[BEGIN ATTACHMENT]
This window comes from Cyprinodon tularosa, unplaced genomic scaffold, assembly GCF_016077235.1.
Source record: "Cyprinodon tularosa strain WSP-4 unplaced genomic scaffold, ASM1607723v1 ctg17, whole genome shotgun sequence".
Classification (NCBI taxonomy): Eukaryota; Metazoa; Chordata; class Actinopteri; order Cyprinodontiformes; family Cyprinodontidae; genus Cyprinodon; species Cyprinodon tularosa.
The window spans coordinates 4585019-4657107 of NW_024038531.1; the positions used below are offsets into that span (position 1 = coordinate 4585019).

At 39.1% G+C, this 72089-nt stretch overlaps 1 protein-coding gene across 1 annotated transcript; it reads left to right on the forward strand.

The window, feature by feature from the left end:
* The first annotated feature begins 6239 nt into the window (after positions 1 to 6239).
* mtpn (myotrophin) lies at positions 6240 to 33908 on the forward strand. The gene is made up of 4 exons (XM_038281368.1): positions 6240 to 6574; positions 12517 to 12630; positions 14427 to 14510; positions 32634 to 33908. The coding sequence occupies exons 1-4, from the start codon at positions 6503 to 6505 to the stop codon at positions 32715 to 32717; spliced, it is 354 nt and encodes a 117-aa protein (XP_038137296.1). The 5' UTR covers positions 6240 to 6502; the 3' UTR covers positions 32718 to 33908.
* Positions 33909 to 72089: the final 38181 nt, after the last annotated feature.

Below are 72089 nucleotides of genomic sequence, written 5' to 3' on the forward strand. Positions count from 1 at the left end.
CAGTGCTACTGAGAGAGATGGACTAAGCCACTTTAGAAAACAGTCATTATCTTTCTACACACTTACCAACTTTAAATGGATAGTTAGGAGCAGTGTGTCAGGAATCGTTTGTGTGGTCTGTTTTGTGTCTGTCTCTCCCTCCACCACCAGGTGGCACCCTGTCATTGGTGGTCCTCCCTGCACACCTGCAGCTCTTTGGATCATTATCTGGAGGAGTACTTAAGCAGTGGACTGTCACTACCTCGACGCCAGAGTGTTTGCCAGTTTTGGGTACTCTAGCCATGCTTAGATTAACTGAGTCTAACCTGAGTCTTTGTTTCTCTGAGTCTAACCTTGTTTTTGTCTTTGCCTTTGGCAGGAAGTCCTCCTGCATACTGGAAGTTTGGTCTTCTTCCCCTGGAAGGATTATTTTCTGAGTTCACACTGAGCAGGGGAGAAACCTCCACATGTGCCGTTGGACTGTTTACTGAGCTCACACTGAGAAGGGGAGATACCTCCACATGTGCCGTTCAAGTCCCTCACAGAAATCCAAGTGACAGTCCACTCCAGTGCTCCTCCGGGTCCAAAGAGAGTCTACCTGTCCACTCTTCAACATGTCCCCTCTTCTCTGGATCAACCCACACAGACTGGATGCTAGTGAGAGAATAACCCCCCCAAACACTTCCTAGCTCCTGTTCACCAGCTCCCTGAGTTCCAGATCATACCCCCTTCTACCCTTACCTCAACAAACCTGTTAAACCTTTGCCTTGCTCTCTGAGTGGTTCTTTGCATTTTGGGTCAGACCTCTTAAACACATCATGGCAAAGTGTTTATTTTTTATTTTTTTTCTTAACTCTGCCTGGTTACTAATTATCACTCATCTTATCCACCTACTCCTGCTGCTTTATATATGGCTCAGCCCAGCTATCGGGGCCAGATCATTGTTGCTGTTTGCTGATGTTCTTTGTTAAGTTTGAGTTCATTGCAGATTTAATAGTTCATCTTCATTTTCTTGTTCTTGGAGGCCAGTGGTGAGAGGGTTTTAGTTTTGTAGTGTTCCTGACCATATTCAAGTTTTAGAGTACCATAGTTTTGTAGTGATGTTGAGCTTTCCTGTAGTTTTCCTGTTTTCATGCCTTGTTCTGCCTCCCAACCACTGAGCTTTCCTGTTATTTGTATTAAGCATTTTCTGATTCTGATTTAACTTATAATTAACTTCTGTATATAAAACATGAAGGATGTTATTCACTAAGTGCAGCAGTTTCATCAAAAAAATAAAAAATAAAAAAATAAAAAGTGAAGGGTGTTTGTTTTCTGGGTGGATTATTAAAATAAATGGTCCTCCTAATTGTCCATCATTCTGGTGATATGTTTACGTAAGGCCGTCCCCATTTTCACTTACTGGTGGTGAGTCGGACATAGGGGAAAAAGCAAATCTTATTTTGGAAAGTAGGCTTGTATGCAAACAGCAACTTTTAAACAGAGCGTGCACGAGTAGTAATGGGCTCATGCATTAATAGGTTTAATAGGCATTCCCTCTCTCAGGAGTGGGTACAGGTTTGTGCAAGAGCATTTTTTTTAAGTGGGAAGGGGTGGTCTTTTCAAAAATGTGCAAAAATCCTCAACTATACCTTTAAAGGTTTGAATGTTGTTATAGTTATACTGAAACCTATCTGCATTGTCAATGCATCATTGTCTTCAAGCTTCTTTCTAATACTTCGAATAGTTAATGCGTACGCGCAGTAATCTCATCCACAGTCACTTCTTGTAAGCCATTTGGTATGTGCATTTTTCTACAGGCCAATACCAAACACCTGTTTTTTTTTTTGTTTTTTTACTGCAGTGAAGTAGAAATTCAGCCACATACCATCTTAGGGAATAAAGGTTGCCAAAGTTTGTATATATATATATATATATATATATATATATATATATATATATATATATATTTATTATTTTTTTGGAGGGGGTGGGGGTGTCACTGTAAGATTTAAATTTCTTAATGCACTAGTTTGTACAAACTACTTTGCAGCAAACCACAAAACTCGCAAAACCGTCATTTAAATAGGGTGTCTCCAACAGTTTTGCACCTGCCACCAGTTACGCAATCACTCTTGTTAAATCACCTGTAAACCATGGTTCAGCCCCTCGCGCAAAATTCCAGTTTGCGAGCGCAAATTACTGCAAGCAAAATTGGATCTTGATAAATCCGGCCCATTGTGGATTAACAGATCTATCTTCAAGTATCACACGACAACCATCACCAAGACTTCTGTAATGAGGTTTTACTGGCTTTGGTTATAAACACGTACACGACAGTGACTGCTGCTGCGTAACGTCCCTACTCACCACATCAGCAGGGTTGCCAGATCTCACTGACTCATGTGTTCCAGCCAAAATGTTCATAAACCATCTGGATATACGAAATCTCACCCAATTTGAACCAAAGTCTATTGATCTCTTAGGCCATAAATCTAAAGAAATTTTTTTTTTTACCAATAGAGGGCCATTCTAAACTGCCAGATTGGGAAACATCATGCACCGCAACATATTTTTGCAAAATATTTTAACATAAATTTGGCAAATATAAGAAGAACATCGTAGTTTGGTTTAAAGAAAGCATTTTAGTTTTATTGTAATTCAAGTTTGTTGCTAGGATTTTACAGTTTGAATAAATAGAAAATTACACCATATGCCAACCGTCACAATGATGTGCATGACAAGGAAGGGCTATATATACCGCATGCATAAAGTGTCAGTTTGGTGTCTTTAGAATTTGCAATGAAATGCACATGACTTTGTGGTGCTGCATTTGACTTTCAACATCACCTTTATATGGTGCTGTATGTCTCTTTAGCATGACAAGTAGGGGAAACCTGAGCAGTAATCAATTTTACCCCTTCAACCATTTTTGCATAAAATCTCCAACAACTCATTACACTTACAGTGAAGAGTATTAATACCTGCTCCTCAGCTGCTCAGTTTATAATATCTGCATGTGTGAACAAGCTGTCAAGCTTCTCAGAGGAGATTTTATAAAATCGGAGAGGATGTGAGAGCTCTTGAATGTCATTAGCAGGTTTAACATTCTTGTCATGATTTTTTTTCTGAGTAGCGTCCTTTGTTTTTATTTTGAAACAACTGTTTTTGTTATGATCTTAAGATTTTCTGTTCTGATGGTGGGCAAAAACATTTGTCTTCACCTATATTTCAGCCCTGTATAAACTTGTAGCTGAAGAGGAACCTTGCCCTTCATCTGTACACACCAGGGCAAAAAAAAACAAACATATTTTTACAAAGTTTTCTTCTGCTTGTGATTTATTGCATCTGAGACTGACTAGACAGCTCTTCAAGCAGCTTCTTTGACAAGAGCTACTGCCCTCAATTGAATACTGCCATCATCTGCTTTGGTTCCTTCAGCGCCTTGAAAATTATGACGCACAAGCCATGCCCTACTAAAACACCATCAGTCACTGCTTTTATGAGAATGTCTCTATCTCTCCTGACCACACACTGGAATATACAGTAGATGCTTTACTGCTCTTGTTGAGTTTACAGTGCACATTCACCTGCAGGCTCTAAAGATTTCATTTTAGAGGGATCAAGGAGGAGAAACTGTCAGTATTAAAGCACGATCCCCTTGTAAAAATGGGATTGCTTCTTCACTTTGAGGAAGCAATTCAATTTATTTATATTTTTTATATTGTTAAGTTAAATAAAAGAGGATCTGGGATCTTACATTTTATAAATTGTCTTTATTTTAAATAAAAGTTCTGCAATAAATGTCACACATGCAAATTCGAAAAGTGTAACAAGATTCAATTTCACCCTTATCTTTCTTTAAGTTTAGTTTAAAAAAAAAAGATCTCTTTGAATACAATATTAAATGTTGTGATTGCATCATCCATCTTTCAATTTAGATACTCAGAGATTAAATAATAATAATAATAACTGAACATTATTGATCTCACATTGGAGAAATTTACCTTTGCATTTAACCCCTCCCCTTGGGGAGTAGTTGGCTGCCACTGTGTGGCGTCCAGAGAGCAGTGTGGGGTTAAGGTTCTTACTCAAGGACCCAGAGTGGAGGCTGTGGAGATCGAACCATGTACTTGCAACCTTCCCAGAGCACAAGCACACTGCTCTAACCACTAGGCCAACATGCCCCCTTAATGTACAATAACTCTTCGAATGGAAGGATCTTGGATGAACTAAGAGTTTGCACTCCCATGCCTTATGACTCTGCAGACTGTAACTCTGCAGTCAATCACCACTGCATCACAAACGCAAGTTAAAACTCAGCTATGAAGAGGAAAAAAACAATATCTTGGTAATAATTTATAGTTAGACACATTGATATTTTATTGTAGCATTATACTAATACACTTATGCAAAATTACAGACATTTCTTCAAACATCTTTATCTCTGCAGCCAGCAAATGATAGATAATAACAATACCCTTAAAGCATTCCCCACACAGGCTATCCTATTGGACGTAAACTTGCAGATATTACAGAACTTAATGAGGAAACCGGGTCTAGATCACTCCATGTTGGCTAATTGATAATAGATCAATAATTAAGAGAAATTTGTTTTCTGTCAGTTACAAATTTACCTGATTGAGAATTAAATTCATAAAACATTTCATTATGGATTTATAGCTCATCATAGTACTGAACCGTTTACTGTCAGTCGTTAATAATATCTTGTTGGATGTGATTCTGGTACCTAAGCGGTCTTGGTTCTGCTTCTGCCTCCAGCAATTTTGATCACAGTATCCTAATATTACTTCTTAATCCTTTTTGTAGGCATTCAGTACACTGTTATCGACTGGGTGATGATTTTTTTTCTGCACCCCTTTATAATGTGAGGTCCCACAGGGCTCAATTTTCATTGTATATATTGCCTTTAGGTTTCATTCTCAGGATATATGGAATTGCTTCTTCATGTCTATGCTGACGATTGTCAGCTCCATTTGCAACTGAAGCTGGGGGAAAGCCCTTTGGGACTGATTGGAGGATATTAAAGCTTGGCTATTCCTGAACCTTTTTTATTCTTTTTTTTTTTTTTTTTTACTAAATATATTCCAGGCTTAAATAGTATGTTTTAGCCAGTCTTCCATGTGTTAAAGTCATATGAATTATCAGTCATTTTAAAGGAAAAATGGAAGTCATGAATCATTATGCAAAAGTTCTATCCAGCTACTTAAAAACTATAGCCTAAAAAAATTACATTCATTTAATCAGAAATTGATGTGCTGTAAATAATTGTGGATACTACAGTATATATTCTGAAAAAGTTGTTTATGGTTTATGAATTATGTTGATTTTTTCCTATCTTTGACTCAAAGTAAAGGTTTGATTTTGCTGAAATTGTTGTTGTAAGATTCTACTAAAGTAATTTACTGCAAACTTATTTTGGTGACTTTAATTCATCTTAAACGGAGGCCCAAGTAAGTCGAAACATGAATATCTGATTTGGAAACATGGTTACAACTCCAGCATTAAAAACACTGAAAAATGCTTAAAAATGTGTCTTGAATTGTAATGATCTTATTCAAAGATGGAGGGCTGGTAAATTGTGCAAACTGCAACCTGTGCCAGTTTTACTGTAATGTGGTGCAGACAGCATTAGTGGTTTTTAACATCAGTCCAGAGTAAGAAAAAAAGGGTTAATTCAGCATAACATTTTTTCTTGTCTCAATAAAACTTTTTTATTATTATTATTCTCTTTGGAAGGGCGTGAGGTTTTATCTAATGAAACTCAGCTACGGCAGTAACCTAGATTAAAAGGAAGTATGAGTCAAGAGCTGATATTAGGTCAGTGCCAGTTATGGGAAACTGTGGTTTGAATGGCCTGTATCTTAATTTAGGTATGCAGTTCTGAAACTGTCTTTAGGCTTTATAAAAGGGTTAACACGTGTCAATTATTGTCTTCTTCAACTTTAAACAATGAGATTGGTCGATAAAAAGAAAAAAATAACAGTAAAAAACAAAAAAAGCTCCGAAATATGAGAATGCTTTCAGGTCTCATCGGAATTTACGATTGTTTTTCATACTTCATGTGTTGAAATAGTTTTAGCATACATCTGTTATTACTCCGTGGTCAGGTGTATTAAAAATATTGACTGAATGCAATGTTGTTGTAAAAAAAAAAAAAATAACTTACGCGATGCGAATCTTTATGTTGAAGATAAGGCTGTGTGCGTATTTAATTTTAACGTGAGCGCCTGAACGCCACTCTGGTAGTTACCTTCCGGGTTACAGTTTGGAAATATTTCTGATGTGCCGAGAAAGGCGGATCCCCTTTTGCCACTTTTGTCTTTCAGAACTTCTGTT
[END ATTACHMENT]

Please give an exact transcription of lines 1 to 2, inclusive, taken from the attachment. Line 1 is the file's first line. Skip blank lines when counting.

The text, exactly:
This window comes from Cyprinodon tularosa, unplaced genomic scaffold, assembly GCF_016077235.1.
Source record: "Cyprinodon tularosa strain WSP-4 unplaced genomic scaffold, ASM1607723v1 ctg17, whole genome shotgun sequence".